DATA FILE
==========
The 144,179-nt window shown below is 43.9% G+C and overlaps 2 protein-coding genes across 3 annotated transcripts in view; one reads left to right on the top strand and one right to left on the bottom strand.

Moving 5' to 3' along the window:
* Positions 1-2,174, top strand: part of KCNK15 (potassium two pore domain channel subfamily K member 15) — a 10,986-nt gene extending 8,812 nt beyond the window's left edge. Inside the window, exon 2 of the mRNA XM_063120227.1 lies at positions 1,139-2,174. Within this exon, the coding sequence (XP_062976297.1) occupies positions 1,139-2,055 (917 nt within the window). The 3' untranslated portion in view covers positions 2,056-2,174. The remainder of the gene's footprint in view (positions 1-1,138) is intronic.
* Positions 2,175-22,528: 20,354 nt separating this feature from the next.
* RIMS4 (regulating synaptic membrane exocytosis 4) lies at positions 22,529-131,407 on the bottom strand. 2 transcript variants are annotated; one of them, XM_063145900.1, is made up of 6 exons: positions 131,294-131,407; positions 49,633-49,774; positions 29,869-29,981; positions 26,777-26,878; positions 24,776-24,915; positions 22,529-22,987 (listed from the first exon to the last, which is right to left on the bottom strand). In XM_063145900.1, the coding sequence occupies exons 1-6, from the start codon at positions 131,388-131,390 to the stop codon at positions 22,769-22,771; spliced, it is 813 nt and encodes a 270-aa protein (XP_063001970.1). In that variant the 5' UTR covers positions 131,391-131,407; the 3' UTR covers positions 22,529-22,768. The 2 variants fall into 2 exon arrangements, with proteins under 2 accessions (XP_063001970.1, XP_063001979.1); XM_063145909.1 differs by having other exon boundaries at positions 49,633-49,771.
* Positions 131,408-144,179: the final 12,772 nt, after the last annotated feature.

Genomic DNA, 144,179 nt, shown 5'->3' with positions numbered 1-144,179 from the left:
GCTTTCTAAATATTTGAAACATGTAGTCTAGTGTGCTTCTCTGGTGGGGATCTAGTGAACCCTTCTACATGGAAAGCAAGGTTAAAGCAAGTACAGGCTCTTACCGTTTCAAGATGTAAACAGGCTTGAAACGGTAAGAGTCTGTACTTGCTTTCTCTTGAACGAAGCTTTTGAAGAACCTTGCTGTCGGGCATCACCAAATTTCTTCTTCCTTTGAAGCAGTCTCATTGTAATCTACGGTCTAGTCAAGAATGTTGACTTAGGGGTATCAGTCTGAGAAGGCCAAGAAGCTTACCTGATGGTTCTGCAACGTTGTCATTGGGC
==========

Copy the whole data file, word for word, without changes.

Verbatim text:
The 144,179-nt window shown below is 43.9% G+C and overlaps 2 protein-coding genes across 3 annotated transcripts in view; one reads left to right on the top strand and one right to left on the bottom strand.

Moving 5' to 3' along the window:
* Positions 1-2,174, top strand: part of KCNK15 (potassium two pore domain channel subfamily K member 15) — a 10,986-nt gene extending 8,812 nt beyond the window's left edge. Inside the window, exon 2 of the mRNA XM_063120227.1 lies at positions 1,139-2,174. Within this exon, the coding sequence (XP_062976297.1) occupies positions 1,139-2,055 (917 nt within the window). The 3' untranslated portion in view covers positions 2,056-2,174. The remainder of the gene's footprint in view (positions 1-1,138) is intronic.
* Positions 2,175-22,528: 20,354 nt separating this feature from the next.
* RIMS4 (regulating synaptic membrane exocytosis 4) lies at positions 22,529-131,407 on the bottom strand. 2 transcript variants are annotated; one of them, XM_063145900.1, is made up of 6 exons: positions 131,294-131,407; positions 49,633-49,774; positions 29,869-29,981; positions 26,777-26,878; positions 24,776-24,915; positions 22,529-22,987 (listed from the first exon to the last, which is right to left on the bottom strand). In XM_063145900.1, the coding sequence occupies exons 1-6, from the start codon at positions 131,388-131,390 to the stop codon at positions 22,769-22,771; spliced, it is 813 nt and encodes a 270-aa protein (XP_063001970.1). In that variant the 5' UTR covers positions 131,391-131,407; the 3' UTR covers positions 22,529-22,768. The 2 variants fall into 2 exon arrangements, with proteins under 2 accessions (XP_063001970.1, XP_063001979.1); XM_063145909.1 differs by having other exon boundaries at positions 49,633-49,771.
* Positions 131,408-144,179: the final 12,772 nt, after the last annotated feature.

Genomic DNA, 144,179 nt, shown 5'->3' with positions numbered 1-144,179 from the left:
GCTTTCTAAATATTTGAAACATGTAGTCTAGTGTGCTTCTCTGGTGGGGATCTAGTGAACCCTTCTACATGGAAAGCAAGGTTAAAGCAAGTACAGGCTCTTACCGTTTCAAGATGTAAACAGGCTTGAAACGGTAAGAGTCTGTACTTGCTTTCTCTTGAACGAAGCTTTTGAAGAACCTTGCTGTCGGGCATCACCAAATTTCTTCTTCCTTTGAAGCAGTCTCATTGTAATCTACGGTCTAGTCAAGAATGTTGACTTAGGGGTATCAGTCTGAGAAGGCCAAGAAGCTTACCTGATGGTTCTGCAACGTTGTCATTGGGC